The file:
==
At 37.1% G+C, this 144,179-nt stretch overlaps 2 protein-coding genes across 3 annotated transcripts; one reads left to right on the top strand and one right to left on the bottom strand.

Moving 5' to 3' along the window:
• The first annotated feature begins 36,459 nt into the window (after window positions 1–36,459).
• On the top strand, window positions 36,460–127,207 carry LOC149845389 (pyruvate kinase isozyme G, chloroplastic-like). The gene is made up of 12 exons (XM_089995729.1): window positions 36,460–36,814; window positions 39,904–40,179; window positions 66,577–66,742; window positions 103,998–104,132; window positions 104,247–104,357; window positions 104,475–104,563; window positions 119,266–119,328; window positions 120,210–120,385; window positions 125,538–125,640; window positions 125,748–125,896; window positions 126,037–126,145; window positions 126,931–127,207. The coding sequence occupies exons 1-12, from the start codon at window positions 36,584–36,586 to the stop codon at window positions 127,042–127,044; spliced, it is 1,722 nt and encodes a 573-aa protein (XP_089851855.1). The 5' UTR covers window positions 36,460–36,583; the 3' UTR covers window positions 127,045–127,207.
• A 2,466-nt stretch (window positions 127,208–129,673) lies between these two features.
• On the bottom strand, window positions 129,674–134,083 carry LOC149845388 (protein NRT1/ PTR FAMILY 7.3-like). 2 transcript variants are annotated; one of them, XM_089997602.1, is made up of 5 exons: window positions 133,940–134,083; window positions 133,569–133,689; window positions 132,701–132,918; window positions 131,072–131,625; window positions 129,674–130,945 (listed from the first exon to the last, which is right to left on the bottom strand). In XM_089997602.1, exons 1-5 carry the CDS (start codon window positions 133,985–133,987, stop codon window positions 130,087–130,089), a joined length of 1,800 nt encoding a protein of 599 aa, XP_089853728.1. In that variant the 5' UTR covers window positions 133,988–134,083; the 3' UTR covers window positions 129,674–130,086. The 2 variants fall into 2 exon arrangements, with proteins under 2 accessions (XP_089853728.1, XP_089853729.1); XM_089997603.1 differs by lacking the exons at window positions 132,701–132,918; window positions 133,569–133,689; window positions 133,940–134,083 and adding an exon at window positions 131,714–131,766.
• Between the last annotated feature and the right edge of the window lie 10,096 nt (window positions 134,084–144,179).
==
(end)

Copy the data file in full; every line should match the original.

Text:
At 37.1% G+C, this 144,179-nt stretch overlaps 2 protein-coding genes across 3 annotated transcripts; one reads left to right on the top strand and one right to left on the bottom strand.

Moving 5' to 3' along the window:
• The first annotated feature begins 36,459 nt into the window (after window positions 1–36,459).
• On the top strand, window positions 36,460–127,207 carry LOC149845389 (pyruvate kinase isozyme G, chloroplastic-like). The gene is made up of 12 exons (XM_089995729.1): window positions 36,460–36,814; window positions 39,904–40,179; window positions 66,577–66,742; window positions 103,998–104,132; window positions 104,247–104,357; window positions 104,475–104,563; window positions 119,266–119,328; window positions 120,210–120,385; window positions 125,538–125,640; window positions 125,748–125,896; window positions 126,037–126,145; window positions 126,931–127,207. The coding sequence occupies exons 1-12, from the start codon at window positions 36,584–36,586 to the stop codon at window positions 127,042–127,044; spliced, it is 1,722 nt and encodes a 573-aa protein (XP_089851855.1). The 5' UTR covers window positions 36,460–36,583; the 3' UTR covers window positions 127,045–127,207.
• A 2,466-nt stretch (window positions 127,208–129,673) lies between these two features.
• On the bottom strand, window positions 129,674–134,083 carry LOC149845388 (protein NRT1/ PTR FAMILY 7.3-like). 2 transcript variants are annotated; one of them, XM_089997602.1, is made up of 5 exons: window positions 133,940–134,083; window positions 133,569–133,689; window positions 132,701–132,918; window positions 131,072–131,625; window positions 129,674–130,945 (listed from the first exon to the last, which is right to left on the bottom strand). In XM_089997602.1, exons 1-5 carry the CDS (start codon window positions 133,985–133,987, stop codon window positions 130,087–130,089), a joined length of 1,800 nt encoding a protein of 599 aa, XP_089853728.1. In that variant the 5' UTR covers window positions 133,988–134,083; the 3' UTR covers window positions 129,674–130,086. The 2 variants fall into 2 exon arrangements, with proteins under 2 accessions (XP_089853728.1, XP_089853729.1); XM_089997603.1 differs by lacking the exons at window positions 132,701–132,918; window positions 133,569–133,689; window positions 133,940–134,083 and adding an exon at window positions 131,714–131,766.
• Between the last annotated feature and the right edge of the window lie 10,096 nt (window positions 134,084–144,179).